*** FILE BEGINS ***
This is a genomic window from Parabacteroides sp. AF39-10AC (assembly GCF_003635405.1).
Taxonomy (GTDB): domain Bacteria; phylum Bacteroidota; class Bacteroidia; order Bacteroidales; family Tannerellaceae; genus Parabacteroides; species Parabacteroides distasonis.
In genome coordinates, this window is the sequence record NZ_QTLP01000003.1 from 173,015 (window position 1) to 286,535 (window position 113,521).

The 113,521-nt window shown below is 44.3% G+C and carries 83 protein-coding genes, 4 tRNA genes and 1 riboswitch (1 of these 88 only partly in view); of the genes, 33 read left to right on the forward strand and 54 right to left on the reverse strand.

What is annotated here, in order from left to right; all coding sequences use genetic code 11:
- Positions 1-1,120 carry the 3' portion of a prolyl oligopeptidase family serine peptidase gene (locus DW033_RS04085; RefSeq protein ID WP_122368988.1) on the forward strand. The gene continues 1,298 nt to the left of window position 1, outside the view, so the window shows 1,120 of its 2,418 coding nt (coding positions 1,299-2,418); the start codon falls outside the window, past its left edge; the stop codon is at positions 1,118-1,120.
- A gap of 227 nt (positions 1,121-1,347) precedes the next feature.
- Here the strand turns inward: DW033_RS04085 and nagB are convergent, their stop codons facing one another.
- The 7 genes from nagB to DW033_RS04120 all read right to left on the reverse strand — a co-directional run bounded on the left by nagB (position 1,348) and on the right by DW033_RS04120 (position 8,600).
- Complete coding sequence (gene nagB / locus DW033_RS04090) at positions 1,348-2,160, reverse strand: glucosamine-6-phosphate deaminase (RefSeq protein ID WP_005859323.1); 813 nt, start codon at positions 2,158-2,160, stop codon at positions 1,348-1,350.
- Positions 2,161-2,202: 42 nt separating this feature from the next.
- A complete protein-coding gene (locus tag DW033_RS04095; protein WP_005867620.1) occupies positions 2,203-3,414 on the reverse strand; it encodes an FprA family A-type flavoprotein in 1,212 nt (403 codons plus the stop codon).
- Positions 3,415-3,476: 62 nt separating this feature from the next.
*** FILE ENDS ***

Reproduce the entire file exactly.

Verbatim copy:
This is a genomic window from Parabacteroides sp. AF39-10AC (assembly GCF_003635405.1).
Taxonomy (GTDB): domain Bacteria; phylum Bacteroidota; class Bacteroidia; order Bacteroidales; family Tannerellaceae; genus Parabacteroides; species Parabacteroides distasonis.
In genome coordinates, this window is the sequence record NZ_QTLP01000003.1 from 173,015 (window position 1) to 286,535 (window position 113,521).

The 113,521-nt window shown below is 44.3% G+C and carries 83 protein-coding genes, 4 tRNA genes and 1 riboswitch (1 of these 88 only partly in view); of the genes, 33 read left to right on the forward strand and 54 right to left on the reverse strand.

What is annotated here, in order from left to right; all coding sequences use genetic code 11:
- Positions 1-1,120 carry the 3' portion of a prolyl oligopeptidase family serine peptidase gene (locus DW033_RS04085; RefSeq protein ID WP_122368988.1) on the forward strand. The gene continues 1,298 nt to the left of window position 1, outside the view, so the window shows 1,120 of its 2,418 coding nt (coding positions 1,299-2,418); the start codon falls outside the window, past its left edge; the stop codon is at positions 1,118-1,120.
- A gap of 227 nt (positions 1,121-1,347) precedes the next feature.
- Here the strand turns inward: DW033_RS04085 and nagB are convergent, their stop codons facing one another.
- The 7 genes from nagB to DW033_RS04120 all read right to left on the reverse strand — a co-directional run bounded on the left by nagB (position 1,348) and on the right by DW033_RS04120 (position 8,600).
- Complete coding sequence (gene nagB / locus DW033_RS04090) at positions 1,348-2,160, reverse strand: glucosamine-6-phosphate deaminase (RefSeq protein ID WP_005859323.1); 813 nt, start codon at positions 2,158-2,160, stop codon at positions 1,348-1,350.
- Positions 2,161-2,202: 42 nt separating this feature from the next.
- A complete protein-coding gene (locus tag DW033_RS04095; protein WP_005867620.1) occupies positions 2,203-3,414 on the reverse strand; it encodes an FprA family A-type flavoprotein in 1,212 nt (403 codons plus the stop codon).
- Positions 3,415-3,476: 62 nt separating this feature from the next.